Modern Materials Science - Research Group Gönnenwein

Research Group Gönnenwein: Modern Materials Science

Our scientific work focuses on the fabrication and investigation of multifunctional magnetic heterostructures and devices. We use magnetotransport, spin caloritronics and spin dynamics experiments to unravel the properties of thin films and nanostructures with complex magnetic textures or interesting topological features. In addition, we work on spin physics of fluctuations and spin current noise within the framework of SFB 1432.

Nano Optics - Research Group Boneberg

Apl Professor Boneberg: Nano Optics

In our group the interaction of light with nanostructures as well as the application of light for the formation of nanostructures is studied in the following project areas: 

Photovoltaics - Research Group Hahn

Apl Professor Hahn: Photovoltaics

The Photovoltaics Division has its roots in the Chair of Applied Solid States Physics founded by Prof. em. Ernst Bucher in the 1970s. It is now worldwide one of the largest university groups with applied research in silicon photovoltaics. Our equipment allows the complete processing of solar cells in industry-type and lab-type manners as well as a detailed characterization of wafers and solar cells. Numerous patents were transferred into industry.

A variety of processing technologies is available for fabrication of solar cells. On the one hand industrial-type processing of large area solar cells is available, e.g. based on screen-printing for metallization. But also more advanced technologies and processing steps can be applied to determine their potential for application in novel solar cell concepts.

Physics of Complex Materials - Research Group Müller

Reserach Group Müller: Physics of Complex Materials

The focus of our group’s research is designing complex materials as well as their in-depth physical (electronic, magnetic, structural) characterization, with the goal of finding novel fundamental phenomena and functionalities possibly leading to applications in quantum-, information-, energy, or other technologies.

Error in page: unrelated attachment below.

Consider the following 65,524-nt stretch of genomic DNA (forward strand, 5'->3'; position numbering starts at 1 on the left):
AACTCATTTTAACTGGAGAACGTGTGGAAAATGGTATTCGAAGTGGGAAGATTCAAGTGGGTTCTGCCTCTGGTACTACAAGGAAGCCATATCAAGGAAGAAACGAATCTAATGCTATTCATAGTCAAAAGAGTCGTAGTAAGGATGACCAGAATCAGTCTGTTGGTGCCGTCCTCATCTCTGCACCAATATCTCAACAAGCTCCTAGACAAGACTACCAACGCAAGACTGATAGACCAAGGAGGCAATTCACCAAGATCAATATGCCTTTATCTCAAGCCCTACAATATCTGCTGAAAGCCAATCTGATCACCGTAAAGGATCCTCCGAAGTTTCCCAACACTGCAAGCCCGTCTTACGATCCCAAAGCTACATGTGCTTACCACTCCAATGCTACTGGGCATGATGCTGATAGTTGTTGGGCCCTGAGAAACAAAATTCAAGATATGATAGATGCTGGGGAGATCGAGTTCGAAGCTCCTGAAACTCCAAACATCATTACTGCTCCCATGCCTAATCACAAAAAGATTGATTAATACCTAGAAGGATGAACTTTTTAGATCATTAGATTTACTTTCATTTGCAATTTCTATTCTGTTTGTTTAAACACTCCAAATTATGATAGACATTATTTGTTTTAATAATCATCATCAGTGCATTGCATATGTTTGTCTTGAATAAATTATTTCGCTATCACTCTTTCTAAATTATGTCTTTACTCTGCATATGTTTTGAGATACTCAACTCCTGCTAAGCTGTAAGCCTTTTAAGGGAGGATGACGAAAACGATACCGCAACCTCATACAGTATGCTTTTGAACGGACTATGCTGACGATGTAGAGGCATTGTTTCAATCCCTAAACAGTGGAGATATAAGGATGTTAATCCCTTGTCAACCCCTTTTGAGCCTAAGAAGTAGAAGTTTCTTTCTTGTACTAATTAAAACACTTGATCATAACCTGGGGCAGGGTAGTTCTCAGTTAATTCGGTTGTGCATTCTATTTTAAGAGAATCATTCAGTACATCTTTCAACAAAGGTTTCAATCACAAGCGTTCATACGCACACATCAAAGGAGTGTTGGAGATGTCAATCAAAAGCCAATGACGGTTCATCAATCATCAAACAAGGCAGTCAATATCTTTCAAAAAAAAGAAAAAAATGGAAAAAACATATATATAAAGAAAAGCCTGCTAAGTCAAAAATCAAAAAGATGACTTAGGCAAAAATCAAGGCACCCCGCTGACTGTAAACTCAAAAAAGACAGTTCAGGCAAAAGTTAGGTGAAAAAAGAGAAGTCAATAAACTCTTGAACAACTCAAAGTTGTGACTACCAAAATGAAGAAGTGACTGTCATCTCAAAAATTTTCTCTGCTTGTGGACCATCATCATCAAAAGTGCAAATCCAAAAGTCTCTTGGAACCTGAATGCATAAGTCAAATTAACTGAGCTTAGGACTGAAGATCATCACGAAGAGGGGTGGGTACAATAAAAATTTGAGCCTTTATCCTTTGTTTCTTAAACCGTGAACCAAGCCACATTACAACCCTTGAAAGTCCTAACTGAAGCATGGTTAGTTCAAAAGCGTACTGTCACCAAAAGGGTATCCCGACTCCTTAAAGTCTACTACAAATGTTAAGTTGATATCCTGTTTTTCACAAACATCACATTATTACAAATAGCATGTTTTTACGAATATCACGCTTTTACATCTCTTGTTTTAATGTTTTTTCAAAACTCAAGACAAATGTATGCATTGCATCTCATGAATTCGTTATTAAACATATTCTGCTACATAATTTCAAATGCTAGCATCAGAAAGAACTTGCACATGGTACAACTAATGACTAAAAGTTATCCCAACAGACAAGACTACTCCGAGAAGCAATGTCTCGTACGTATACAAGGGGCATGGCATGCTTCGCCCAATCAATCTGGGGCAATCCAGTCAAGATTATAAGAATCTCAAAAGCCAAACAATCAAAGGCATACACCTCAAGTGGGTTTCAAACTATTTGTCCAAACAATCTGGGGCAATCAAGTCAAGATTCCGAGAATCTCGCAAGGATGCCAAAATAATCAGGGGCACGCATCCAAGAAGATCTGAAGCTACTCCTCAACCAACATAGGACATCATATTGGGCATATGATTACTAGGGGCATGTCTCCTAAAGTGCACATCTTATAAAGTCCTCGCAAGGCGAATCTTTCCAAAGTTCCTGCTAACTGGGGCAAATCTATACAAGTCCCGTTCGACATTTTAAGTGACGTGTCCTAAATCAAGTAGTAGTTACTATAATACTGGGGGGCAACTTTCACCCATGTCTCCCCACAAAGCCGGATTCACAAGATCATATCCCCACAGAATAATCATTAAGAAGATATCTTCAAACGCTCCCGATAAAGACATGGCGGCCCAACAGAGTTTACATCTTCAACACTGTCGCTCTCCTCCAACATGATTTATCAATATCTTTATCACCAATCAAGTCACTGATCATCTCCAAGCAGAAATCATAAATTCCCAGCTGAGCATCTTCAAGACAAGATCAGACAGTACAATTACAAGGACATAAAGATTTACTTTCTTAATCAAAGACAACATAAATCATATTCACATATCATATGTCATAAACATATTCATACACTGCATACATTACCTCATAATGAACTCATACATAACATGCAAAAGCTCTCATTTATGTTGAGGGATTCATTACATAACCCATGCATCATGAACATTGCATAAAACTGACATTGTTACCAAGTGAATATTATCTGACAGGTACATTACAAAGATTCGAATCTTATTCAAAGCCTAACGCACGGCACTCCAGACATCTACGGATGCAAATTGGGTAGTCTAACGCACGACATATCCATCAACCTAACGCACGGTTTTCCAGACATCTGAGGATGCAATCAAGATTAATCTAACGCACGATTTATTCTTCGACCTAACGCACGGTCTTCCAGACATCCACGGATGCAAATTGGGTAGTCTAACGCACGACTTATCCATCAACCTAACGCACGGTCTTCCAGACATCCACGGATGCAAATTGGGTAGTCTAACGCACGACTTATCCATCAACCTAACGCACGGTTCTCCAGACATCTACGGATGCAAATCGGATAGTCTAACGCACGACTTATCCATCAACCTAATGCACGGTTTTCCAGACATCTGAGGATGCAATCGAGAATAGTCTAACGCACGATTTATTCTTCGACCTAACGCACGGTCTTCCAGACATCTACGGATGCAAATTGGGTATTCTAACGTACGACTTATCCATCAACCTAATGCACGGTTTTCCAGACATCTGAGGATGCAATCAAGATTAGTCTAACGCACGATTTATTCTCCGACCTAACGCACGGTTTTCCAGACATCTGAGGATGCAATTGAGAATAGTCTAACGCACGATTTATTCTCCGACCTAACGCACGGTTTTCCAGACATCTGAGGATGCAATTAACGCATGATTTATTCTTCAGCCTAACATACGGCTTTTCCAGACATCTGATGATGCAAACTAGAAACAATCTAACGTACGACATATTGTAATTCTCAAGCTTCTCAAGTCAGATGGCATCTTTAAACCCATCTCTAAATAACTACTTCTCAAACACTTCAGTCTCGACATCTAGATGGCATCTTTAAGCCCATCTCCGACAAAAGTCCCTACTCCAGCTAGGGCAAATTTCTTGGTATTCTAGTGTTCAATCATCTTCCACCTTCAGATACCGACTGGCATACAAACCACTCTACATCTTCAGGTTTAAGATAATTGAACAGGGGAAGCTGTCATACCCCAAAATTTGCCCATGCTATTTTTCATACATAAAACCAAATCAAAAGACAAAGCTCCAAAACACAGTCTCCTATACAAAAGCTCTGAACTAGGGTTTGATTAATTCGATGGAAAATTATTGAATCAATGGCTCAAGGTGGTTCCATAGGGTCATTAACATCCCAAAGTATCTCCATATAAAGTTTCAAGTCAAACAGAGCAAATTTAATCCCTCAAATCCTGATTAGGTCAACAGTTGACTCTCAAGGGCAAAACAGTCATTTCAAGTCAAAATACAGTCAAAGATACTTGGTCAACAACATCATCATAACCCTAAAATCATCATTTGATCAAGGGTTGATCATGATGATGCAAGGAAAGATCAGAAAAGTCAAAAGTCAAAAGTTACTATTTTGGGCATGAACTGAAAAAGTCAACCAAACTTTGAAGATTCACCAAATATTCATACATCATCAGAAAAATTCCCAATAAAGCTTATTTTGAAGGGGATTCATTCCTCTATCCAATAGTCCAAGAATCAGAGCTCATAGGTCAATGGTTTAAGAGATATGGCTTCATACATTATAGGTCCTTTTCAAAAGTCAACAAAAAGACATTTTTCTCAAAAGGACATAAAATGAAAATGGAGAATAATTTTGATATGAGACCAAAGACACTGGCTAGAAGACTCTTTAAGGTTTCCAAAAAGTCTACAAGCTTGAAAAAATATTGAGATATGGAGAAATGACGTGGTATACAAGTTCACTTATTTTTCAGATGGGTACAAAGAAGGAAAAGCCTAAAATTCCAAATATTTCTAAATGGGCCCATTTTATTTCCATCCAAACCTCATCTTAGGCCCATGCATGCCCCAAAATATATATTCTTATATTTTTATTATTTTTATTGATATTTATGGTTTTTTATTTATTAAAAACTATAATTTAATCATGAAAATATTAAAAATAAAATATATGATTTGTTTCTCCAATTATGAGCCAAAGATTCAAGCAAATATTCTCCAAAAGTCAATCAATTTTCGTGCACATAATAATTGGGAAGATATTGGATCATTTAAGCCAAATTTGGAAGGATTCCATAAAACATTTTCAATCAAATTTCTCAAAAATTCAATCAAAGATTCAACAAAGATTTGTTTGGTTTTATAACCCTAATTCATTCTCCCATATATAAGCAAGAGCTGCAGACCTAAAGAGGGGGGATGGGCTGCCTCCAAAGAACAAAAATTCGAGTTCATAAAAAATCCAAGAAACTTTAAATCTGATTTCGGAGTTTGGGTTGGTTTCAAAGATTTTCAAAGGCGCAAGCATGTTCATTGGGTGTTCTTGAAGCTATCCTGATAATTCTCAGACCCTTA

Soft and living matter physics - research Group Karpitschka

Research Group Karpitschka: Soft and living matter physics

The group investigates the behavior of complex fluids at their interfaces with solids and gases. For instance, ball pens work well on paper, but would typically fail on glass. The reason for this is the different interaction of the ink, a complex fluid, with the different kinds of surfaces. Similarly, the quality of an ink-jet print depends critically on the drying behavior of the ink which is deposited as tiny droplets onto almost any kind of surface. From ambient humidity to surface porosity, various parameters will impact this process. The impact of our projects spans from everyday occurrence (e.g. paper) over biology to computer technology (silicon microchips).

Superconducting spintronics and quantum devices - Research Group Di Bernardo

Apl Professor Di Bernado: Superconducting spintronics and quantum devices

Our group focuses on the investigation of the physical properties of systems combining superconductor (S) and ferromagnet (F) materials. Our research fits into the emerging research field currently known as ''superconducting spintronics'' which aims at developing electronic devices with high energy efficiency for large data centers and quantum technology applications. 

Condensed Matter Theory and Quantum Information - Research Group Burkard

Theory of Condensed Matter - Research Group Zilberberg

Research Group Zilberberg: Theory of Condensed Matter